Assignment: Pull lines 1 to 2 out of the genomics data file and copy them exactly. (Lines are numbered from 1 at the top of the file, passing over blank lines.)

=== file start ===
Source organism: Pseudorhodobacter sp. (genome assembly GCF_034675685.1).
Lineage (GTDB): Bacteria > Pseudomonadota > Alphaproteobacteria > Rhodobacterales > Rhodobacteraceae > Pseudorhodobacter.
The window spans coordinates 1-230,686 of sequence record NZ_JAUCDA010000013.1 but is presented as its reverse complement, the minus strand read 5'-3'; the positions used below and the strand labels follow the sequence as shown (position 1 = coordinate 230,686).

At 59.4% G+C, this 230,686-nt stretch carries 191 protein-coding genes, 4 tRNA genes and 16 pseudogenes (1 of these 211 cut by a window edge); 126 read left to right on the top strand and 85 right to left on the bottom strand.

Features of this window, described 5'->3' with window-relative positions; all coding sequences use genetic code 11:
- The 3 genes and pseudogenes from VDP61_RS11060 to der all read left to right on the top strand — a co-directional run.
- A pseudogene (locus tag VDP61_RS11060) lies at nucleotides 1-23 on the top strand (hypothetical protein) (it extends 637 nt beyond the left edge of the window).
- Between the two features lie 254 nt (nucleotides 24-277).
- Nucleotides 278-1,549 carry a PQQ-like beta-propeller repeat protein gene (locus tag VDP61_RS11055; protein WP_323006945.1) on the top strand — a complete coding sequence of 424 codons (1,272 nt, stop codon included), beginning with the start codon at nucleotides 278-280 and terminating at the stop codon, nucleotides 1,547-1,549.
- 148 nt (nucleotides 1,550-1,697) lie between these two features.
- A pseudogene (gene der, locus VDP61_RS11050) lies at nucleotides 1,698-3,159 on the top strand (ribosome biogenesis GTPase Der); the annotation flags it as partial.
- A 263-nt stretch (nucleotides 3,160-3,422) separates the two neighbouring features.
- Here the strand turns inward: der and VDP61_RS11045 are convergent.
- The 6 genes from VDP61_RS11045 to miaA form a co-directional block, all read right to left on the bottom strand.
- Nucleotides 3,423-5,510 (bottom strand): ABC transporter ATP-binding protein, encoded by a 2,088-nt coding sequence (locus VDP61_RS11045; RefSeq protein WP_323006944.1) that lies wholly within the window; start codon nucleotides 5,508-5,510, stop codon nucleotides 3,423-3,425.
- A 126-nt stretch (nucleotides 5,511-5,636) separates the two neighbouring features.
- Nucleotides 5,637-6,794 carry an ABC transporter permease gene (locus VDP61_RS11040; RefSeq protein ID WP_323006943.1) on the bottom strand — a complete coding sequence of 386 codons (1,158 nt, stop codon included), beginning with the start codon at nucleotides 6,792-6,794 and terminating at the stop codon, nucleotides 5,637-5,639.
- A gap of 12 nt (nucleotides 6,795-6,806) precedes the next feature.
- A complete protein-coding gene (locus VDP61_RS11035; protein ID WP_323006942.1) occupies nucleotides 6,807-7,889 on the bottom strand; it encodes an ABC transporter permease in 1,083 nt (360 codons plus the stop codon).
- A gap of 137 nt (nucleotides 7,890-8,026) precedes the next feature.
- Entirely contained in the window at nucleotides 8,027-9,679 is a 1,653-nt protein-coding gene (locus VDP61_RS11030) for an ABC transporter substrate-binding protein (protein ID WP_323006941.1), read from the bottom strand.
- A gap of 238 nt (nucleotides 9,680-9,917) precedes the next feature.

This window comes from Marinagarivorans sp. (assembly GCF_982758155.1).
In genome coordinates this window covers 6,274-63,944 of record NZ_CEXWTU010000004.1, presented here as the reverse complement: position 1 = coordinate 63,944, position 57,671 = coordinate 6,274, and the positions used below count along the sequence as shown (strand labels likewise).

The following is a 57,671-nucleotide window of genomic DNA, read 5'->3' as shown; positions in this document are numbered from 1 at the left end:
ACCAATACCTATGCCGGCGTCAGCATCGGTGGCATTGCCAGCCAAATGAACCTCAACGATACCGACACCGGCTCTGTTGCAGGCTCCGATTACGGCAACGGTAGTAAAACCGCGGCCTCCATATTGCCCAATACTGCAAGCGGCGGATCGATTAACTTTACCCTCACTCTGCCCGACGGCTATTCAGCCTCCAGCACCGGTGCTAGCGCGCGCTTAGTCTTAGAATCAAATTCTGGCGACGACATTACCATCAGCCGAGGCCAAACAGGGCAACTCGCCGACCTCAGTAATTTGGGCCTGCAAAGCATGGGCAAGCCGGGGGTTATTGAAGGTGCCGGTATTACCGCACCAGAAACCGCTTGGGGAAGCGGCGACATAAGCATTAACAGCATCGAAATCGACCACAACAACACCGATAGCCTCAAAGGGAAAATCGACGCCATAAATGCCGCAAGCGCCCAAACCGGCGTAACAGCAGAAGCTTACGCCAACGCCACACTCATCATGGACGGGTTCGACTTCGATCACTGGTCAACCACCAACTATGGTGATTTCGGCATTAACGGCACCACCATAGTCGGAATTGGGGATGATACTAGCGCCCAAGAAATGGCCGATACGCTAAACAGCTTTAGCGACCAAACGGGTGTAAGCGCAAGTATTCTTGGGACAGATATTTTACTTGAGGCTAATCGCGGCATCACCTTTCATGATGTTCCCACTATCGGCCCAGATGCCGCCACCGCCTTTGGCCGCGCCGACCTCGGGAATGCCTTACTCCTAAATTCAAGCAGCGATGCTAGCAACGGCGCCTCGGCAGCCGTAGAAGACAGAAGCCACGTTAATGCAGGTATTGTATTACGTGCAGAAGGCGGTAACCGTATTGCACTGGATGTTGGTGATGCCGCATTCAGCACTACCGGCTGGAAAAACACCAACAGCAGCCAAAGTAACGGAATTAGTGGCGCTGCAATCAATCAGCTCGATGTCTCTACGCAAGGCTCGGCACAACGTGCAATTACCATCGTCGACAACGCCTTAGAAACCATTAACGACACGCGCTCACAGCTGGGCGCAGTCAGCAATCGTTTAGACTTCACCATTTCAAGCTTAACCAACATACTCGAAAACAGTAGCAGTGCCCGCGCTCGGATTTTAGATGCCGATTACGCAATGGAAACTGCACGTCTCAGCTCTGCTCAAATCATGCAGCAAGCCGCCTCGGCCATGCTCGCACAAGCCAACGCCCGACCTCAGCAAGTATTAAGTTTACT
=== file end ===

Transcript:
Source organism: Pseudorhodobacter sp. (genome assembly GCF_034675685.1).
Lineage (GTDB): Bacteria > Pseudomonadota > Alphaproteobacteria > Rhodobacterales > Rhodobacteraceae > Pseudorhodobacter.